The art department will help come up with a general concept, and will then either create the design itself or hire outside photographers or illustrators. For instance, for Serino Coyne's current campaign for A Catered Affair, the firm and the show's producers considered five or six outside illustrators and picked the one they felt could best create a Norman Rockwell-style look, circa 1954. For Cry-Baby, which is also set in the 1950s, the firm found an illustrator who could best capture the look of pulp fiction covers from that era. For help with the Passing Strange designs, the firm called in Dewynter's, the London-based firm with which producer Gerald Schoenfeld has a long relationship. After a designer is selected, the designer presents a few different options for the general look of the show, and the marketing team and the producers will select one of them.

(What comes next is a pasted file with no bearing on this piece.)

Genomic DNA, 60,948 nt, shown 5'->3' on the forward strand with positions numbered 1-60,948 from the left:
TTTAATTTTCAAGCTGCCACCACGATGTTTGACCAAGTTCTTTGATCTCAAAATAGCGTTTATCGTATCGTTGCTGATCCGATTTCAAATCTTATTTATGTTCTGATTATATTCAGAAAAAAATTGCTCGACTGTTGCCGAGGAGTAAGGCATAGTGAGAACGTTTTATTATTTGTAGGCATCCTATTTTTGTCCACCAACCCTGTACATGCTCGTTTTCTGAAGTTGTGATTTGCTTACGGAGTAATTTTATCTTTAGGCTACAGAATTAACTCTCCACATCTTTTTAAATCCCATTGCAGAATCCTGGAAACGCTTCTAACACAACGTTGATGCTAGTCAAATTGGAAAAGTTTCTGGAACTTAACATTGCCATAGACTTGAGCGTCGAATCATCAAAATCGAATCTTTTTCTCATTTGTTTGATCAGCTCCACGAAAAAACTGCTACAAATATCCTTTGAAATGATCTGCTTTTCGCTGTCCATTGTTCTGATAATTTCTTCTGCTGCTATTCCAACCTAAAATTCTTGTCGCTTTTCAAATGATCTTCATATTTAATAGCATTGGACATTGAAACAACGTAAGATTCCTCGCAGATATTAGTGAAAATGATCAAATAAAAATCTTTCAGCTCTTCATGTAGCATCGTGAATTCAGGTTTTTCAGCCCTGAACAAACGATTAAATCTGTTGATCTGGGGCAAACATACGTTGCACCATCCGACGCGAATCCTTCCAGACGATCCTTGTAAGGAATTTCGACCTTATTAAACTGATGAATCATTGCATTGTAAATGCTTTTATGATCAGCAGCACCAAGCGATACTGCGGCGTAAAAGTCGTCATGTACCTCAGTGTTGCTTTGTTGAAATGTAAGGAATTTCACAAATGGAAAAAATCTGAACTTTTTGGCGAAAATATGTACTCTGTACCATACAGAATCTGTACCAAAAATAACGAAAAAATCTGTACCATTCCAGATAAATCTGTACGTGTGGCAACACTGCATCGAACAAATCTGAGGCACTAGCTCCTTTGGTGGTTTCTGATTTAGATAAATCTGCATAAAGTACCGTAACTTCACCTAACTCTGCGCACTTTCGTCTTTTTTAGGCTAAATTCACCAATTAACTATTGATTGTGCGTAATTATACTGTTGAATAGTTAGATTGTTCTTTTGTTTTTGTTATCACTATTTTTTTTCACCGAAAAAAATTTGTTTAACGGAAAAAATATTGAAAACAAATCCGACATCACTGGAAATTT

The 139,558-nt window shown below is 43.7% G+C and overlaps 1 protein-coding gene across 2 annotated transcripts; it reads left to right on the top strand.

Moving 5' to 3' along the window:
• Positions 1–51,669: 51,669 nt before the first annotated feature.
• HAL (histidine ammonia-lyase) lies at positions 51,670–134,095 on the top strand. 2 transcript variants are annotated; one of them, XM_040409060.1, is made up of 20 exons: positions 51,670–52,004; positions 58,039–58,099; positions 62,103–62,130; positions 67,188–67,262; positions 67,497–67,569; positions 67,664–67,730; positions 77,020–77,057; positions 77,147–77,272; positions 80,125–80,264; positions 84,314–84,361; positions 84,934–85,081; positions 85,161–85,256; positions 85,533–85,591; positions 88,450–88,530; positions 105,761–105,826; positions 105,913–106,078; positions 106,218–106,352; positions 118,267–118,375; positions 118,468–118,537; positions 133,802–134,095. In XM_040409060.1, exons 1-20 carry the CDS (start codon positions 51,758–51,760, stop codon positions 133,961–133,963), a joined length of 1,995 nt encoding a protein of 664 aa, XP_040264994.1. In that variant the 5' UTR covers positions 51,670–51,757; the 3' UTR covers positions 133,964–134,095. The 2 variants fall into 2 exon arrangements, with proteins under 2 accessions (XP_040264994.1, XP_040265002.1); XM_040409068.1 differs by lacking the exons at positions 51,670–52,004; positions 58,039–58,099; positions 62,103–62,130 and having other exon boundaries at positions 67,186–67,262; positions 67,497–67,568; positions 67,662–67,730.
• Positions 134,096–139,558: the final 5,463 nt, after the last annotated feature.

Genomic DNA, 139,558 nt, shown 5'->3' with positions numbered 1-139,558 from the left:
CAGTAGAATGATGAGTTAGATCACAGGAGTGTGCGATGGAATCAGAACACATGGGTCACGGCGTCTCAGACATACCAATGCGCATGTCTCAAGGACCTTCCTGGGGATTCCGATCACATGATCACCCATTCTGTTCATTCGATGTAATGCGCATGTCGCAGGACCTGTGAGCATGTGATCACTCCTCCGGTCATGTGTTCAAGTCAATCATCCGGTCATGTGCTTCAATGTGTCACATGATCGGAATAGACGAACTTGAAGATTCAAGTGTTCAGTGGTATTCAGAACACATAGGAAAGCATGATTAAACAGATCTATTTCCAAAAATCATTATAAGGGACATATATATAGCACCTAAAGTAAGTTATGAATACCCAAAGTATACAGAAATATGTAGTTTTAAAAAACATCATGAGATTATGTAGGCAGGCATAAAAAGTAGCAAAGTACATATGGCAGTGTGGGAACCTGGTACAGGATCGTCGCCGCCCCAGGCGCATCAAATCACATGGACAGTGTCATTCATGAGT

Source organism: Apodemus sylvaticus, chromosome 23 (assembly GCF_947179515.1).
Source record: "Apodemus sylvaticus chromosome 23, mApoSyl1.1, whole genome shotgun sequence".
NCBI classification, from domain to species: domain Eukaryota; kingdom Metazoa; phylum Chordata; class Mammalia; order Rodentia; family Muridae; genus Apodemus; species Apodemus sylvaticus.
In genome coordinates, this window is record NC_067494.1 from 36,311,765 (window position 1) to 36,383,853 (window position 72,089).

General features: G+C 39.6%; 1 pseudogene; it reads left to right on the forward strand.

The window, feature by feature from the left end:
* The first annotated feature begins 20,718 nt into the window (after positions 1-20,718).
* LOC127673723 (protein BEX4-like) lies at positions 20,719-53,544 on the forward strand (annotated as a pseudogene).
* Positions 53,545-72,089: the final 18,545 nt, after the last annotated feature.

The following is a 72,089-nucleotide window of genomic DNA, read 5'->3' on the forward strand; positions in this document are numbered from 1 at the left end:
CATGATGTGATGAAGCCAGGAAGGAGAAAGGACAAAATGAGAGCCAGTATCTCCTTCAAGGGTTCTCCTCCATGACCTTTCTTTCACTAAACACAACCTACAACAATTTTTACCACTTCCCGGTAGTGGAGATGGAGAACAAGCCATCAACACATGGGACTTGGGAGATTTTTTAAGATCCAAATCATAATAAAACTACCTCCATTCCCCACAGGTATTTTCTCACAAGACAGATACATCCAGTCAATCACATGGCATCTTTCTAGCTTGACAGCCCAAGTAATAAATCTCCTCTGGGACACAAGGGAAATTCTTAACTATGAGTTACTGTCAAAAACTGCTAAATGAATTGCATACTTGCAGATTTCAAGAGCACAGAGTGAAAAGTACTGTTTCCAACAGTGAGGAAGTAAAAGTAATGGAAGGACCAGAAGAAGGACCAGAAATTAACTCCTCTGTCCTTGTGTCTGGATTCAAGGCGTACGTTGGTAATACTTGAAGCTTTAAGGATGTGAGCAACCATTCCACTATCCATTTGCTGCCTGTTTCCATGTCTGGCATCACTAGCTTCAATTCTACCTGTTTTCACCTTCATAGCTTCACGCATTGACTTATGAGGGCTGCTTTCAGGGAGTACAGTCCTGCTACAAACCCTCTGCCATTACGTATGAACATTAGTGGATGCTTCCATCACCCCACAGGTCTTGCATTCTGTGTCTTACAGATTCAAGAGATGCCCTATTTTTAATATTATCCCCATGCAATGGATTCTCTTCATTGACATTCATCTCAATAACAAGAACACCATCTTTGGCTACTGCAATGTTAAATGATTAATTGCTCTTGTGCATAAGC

The show's director and creative team are not usually involved in the ad design process, but they are consulted. And, the set and costume designs can be a major inspiration for the ads, Coyne says. That's one reason why Coyne is a big fan of waiting until the show goes up onstage for the first time — or at least until the set and costume sketches are completed — before unveiling the final ads.

    For Legally Blonde, for instance, "We hired a photographer who is great at that kind of look — that pop look, that young, fresh, Cosmo Girl magazine cover" style, Coyne says, "but it's the set designer and costume designer [who are] all over that artwork, because it's lifted from the show. If the show wasn't pink, our artwork wouldn't be pink." For Hairspray, Coyne says, "in our artwork, she has blue hair — she doesn't have blue hair in the show, but the colors, that flavor, is dictated by the show itself."